Russia is waging a shadow war on the West that needs a collective response, Estonian leader says

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Estonian Prime Minister Kaja Kallas, (center), speaks to Brig Giles Harris, commander of British forces in Estonia, (left), and Ross Allen, British ambassador to Estonia, at an undisclosed location in Estonia on May 15. (AP)

TALLINN, Estonia, May 22, (AP): Perched on the open ramp at the rear of a British Chinook helicopter, Estonian Prime Minister Kaja Kallas flew home from the annual Spring Storm military exercises, pleased to see NATO allies cooperating. But she later said that other types of warfare were on her mind.
Her nation, which borders Russia, has seen a rise in sabotage, electronic warfare and spying – all blamed on Moscow.
As the war in Ukraine turns in Russia’s favor, defenses are being bolstered in the front-line nations of Estonia, Latvia and Lithuania, as well as in Finland and Poland.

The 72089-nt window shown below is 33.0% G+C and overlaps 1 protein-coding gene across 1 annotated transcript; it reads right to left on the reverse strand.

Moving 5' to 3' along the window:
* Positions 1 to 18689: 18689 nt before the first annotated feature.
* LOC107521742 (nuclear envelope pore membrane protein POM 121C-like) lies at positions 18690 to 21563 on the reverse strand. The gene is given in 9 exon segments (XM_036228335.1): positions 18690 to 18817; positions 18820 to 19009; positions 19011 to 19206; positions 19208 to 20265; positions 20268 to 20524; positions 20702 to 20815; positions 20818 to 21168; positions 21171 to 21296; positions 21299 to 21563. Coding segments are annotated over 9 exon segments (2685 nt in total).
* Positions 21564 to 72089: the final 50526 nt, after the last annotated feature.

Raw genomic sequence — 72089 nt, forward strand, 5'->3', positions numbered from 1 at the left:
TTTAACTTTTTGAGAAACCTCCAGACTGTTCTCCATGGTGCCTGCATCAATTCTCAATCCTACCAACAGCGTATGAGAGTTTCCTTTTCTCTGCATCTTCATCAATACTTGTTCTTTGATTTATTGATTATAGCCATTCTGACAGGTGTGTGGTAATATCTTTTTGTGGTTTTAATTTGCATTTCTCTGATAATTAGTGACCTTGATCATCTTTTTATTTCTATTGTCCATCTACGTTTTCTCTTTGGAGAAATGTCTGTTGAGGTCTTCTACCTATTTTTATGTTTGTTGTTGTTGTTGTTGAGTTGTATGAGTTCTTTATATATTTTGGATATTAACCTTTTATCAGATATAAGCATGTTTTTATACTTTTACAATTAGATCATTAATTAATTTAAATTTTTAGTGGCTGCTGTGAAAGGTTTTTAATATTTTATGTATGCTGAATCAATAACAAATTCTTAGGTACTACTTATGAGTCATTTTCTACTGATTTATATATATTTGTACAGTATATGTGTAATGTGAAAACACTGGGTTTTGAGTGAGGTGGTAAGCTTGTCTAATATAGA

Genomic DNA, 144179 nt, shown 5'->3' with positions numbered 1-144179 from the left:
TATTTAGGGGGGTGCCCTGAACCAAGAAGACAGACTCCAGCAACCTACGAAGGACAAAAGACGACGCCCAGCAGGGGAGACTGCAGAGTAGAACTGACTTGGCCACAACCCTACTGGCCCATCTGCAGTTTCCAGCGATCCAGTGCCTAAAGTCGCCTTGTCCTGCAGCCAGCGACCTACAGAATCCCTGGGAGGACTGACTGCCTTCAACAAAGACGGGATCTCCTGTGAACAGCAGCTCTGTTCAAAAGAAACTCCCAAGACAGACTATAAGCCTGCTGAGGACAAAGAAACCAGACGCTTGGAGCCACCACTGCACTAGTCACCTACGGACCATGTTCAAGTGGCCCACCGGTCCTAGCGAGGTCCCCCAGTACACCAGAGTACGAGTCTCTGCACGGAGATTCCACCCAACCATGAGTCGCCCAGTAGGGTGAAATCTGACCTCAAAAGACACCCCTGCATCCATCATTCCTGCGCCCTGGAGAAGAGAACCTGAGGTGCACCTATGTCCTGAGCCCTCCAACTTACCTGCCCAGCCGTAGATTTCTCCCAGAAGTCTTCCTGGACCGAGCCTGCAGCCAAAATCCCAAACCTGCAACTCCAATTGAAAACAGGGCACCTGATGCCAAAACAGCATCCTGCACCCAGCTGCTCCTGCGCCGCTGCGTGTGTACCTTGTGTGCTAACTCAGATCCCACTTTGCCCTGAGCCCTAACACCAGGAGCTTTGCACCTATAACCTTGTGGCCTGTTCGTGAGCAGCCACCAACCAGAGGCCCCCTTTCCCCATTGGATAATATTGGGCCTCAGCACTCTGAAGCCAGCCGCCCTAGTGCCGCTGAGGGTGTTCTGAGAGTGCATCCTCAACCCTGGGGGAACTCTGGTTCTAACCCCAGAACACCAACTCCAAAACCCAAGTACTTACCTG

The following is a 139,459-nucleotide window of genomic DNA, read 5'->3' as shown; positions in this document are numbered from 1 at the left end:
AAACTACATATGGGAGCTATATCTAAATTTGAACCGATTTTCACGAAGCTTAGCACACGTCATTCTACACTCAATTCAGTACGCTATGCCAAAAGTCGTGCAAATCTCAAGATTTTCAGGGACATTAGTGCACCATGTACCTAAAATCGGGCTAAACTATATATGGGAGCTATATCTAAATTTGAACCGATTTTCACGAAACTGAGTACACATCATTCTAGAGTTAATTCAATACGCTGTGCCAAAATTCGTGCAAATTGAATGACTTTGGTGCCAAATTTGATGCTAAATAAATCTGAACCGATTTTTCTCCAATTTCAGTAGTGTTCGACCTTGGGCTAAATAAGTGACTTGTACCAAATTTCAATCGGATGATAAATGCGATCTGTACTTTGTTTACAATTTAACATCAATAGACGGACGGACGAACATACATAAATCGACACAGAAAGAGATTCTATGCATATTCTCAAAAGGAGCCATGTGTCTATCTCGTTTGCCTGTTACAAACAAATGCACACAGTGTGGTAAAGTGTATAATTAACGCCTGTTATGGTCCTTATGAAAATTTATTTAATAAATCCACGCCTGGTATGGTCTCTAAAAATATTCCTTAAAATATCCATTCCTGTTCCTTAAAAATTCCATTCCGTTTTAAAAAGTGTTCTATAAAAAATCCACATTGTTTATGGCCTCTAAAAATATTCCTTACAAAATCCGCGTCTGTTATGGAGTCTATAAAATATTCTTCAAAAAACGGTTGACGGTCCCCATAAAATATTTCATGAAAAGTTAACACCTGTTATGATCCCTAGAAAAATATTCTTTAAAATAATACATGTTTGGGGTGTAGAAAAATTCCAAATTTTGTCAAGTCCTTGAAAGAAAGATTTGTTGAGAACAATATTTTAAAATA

Kallas says Russia is carrying out a “shadow war” against the West.
Lithuanian President Gitanas Nauseda urged vigilance, saying Tuesday he had information that “acts of sabotage can happen again.”
Polish Prime Minister Donald Tusk said at least nine people were recently arrested on suspicion of beatings and arson, allegedly directed by Russia’s secret services, and described them as Ukrainian, Belarusian and Polish nationals, some “from the criminal world.”
Not everyone sees the attacks as interconnected, Kallas told The Associated Press, despite NATO’s assertion this month that Moscow is intensifying its campaign against the alliance from the Baltics to Britain. Russia dismissed that allegation.
Because many Russian intelligence operatives already are sanctioned, Western officials and experts say the Kremlin is shifting tactics, hiring others for hybrid operations – nonmilitary strategies including cyberattacks, election interference and disinformation, and attacks on foes of President Vladimir Putin.
With crucial elections in the West, officials say they believe the tempo of such activities will only increase, and some want tougher countermeasures.

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